In Nelson County
By Shannon Brennan photos by Ken Wyner
Just uphill from the entrance to the Wintergreen Resort, a tiny German village awaits visitors who want an old-world experience.
The Fenton Inn boasts beautiful mountain views, boutique rooms with elaborate woodwork and a tasty breakfast.
From many of the rooms, visitors can gaze upon wild turkey or perhaps even a bear. Although this hidden getaway has been open less than two years, visitors from around the world have discovered it, including a Buddhist nun from Taiwan and tourists from South Africa.
What’s most impressive about this inn, however, is the amount of labor that Will and Lilia Fenton invested during the four years it took to build. “There were only four hours with a crane on the whole job,” said Will, noting that he had only two younger helpers to do all the other heavy lifting. Just one set of windows weighed 300 pounds.
A woodworker by trade, it’s fair to call Will more than an amateur architect. He designed the entire project and visitors are hard pressed to find many 90-degree angles.
“I’ve got my octagons down now,” he said.
While much of the inspiration for the inn came from visits to Europe, Will also drew ideas from his past work at Monticello, Poplar Forest and Colonial Williamsburg.
All the wood in the inn was cut and milled on site. Even the smallest pieces were preserved for use in Will’s sometimes whimsical creations.
Each of the six guest rooms has a different theme and each door in the inn is a work of art. Will used different types of wood to create intricate designs, but he doesn’t want to show them in photos because he doesn’t want to spoil the surprise.
The rooms offer lovely views of the Three Ridges, a popular 10-mile Appalachian Trail hike from Reeds Gap on the Blue Ridge Parkway to the Tye River on U.S. 60. In one room, the Swallow’s Nest, guests can even see the view from a large windowed shower.
Will is building a new cabin that will be pet-friendly and distinctly separate from the other guest rooms.
A meeting space is designed for a small wedding with up to 10 guests or an intimate place for any special gathering.
Lilia, a native of Crimea, helps run the inn and prepare the breakfasts—which include homemade granola with berries and yogurt—that are not to be missed. French toast, Belgian waffles, omelets and sausage are common menu items served in the bakery, which also provides stunning mountain views.
Lilia and Will met in Crimea, where Will had gone for architectural inspiration. Crimeans, he said, have a flag of every nation that has ever conquered them so they can raise the right flag when the next invader comes, which seems to happen every 50 years or so.
Most recently, Russian President Vladimir Putin made headlines when he annexed Crimea away from the Ukraine in 2014, provoking international outcry. Lilia says it is now too dangerous to return home.
Lilia has no need to leave Nelson County, however. She and Will love the quiet spot on their mountainside.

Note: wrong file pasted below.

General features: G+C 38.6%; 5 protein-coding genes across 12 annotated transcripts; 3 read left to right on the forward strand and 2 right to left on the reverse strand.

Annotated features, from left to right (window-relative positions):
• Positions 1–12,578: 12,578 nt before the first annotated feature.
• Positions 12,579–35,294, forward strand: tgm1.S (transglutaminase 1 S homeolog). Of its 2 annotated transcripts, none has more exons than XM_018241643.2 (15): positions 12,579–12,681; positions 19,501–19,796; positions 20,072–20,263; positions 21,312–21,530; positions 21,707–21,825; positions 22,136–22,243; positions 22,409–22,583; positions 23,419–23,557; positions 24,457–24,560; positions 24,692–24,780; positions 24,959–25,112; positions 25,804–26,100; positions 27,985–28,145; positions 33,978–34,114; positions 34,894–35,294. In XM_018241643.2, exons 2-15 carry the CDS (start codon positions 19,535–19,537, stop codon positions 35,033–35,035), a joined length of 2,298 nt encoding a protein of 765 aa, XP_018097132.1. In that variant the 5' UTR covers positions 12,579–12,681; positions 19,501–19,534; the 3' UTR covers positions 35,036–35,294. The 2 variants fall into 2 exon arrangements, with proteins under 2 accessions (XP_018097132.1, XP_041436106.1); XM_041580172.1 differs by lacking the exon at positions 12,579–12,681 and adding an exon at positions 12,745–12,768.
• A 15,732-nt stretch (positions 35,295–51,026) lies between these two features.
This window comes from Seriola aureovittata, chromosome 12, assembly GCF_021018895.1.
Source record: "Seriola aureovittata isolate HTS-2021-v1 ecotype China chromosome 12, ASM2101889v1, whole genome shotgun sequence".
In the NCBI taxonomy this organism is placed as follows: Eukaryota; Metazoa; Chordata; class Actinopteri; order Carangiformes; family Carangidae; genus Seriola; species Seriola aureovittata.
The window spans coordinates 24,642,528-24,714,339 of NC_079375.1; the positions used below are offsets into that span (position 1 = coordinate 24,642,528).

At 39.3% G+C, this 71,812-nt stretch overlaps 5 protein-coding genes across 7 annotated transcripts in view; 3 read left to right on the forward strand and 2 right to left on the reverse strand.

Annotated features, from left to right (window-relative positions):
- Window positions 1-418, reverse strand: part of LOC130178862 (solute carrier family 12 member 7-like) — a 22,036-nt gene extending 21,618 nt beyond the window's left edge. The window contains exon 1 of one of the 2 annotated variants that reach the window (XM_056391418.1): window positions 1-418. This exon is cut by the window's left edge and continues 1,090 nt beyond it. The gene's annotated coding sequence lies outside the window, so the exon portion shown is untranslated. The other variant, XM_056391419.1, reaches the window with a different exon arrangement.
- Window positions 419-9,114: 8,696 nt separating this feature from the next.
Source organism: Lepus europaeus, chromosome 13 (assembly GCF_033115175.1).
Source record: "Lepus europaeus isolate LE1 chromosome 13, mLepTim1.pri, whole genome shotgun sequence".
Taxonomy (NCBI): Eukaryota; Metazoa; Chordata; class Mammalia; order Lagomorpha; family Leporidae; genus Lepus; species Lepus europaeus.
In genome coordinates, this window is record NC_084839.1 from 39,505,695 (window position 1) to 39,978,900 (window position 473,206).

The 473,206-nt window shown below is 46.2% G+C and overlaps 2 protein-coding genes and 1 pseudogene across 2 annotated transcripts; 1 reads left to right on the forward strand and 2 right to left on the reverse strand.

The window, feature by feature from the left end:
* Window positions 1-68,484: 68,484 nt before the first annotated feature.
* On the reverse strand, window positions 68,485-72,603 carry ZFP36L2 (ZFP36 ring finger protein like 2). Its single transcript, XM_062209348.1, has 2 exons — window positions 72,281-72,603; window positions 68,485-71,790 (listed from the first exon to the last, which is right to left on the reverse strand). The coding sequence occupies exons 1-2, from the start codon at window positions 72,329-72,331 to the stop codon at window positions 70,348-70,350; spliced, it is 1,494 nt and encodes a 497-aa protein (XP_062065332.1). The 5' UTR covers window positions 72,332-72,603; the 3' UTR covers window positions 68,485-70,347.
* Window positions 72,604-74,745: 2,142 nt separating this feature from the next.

Lilia grew up on the Black Sea coast. Her father was a doctor, and they lived in a castle-like home in a summer beach town. She attended medical school and received her doctor degree in medicine.
Will grew up near Albany, New York, and spent summers hiking in the Adirondack Mountains. He graduated from the University of Arizona after studying architecture and finance. Returning to New York, he studied historic restoration and worked on some notable Dutch homes in the Hudson Valley. Following his passion for history, he moved to Virginia to work at Monticello.
From there he was recruited to Thomas Jefferson’s summer home, Poplar Forest, where he helped with the complete rebuild, guided by Jefferson’s original letters. Will worked at many other museums, including Robert E. Lee’s birthplace, Stratford Hall, and Yorktown.
Ever drawn to the mountains, Will spent his time off biking the Blue Ridge Parkway or hiking along the Appalachian Trail. His favorite day hike was Three Ridges. One day he noticed land for sale with a view of his favorite mountain. He bought it, built a house, and later, the Fenton Inn.
The inn and village are truly a labor of love. After settling into a guest room, visitors can step onto the cobblestone streets and be transported back to medieval Germany. The village has a town square, clock tower, bakery, theater, gym, spa and gift shop.
The various braces and figures on the buildings each have historical meanings, like the Grudger head protecting from evil and envy. Inside the lobby, oak timbers soar in a full arch inspired by a medieval English church.
Near the entrance to the lobby is “the longest drawbridge in Nelson County,” though it wouldn’t keep out invaders.
Just down the hillside is a beautifully landscaped terrace with a hot tub, perfect for stargazing on a clear night.
Because breakfast is the only meal served, guests will likely want to leave the inn in search of lunch and dinner at nearby Wintergreen Resort, Devil’s Backbone Brewing Co. or one of several other restaurants, breweries, wineries and cideries back down the mountain off Virginia 151.
Multiple opportunities abound for hiking and bird watching, golf, and in the winter, skiing at Wintergreen.
Lilia said they stay booked on weekends, and weekdays are more likely to be free. During an early summer visit, my partner and I shared the inn with three bikers from Michigan who were on their way to a Vespa convention in Richmond.
The Internet creates interesting combinations of visitors. Will said he has been most amazed to have guests from Mozambique and most surprised that no Australians have found them yet. That probably won’t take long.
In a very short time, visitors can see how much work went into every detail of the inn and village. Will has a simple explanation for the effort.
“I had a European wife and had to make a suitable habitat,” he said.